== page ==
[cap-talk] when is the end of copy and paste from the web browser
dmbarbour at gmail.com
Mon Dec 5 16:48:45 PST 2011
On Sun, Dec 4, 2011 at 8:01 PM, John Carlson <john.carlson3 at sbcglobal.net>wrote:
> Right now, we have to copy lists of instruction from a web page to
> explorer, or shell. When will be the day when we can safely directly
> execute list of instructions found in a web browser on our local machine.
> For example, perhaps I want to install all the drivers to make Kinect work
> with Skype on Windows from a forum? What do we we need to do to make this
> a reality?
When the human obtains code and executes it, whether that code is
obfuscated binary or visible script, there are intrinsic problems:
* the code loses its security context; i.e. authority comes from the human
* to read and grok all code you use is unproductive, unscalable, and
unlikely in practice; i.e. faith replaces audit
* the code cannot be securely upgraded; i.e. relationship between code and
maintainer is lost
We cannot fix these problems you describe without also fixing the code/app
distribution model. Here are a few patterns of code distribution that are
1. As part of using a remote service, we download code that implements part
of the service on our machine. This requires separation of location and
authority, i.e. no sensitive authority just for executing code on client
machine. Authority flows instead from server to client, due to capabilities
embedded in code. Server developer is responsible for deciding how much
authority to give client, with goals such as improving performance and
2. Conversely, client uploads code to service to act as ambassador on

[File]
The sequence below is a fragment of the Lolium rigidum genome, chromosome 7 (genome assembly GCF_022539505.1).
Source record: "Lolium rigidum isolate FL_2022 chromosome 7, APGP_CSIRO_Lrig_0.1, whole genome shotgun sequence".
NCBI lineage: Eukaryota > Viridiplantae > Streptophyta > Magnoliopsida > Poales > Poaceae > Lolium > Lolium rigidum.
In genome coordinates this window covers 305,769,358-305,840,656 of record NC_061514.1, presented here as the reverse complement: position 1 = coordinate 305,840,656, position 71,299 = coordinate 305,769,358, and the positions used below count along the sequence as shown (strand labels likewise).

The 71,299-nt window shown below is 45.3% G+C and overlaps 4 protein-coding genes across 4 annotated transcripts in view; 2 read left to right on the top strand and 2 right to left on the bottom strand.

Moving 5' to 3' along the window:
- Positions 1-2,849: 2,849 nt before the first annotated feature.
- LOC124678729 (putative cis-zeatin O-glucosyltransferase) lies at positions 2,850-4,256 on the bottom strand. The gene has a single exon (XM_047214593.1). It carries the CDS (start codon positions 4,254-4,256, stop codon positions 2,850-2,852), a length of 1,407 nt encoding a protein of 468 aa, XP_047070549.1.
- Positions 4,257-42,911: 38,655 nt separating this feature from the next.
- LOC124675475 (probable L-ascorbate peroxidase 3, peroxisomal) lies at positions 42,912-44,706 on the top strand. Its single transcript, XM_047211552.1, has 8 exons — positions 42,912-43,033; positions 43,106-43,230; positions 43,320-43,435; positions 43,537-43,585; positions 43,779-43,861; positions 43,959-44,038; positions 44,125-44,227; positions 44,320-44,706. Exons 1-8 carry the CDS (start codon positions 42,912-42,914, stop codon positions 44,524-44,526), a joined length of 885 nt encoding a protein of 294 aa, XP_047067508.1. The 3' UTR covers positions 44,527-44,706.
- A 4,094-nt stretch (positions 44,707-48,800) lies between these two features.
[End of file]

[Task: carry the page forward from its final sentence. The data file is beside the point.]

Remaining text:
client's behalf. Client can then talk to ambassador, rather than directly
to remote service. Client's ambassador can make local decisions and queue
or filter output from service. Similarly, there must be separation of
authority and location. Also importantly, the programming language must
offer either effective control over performance costs, or good market
integration (pay-for-service), such that there is no risk of
denial-of-service attacks by this vector.
3. We can `discover` code and modules through trusted registries. We
control who has access to publish to each registry. Registries can be
securely composed, i.e. create a new registry that involves a union,
filter, etc. on other registries. Module systems must provide a clean
separation of interface vs. implementation, such that there can be multiple
competing implementations for a given interface. Developers work in terms
of interfaces rather than choosing a specific implementation.
The last is similar to a `trusted` app-store, though at the sub-app
In any case, I think you must ultimately re-envision the scenario, such
that the user is never directly involved with downloading code.
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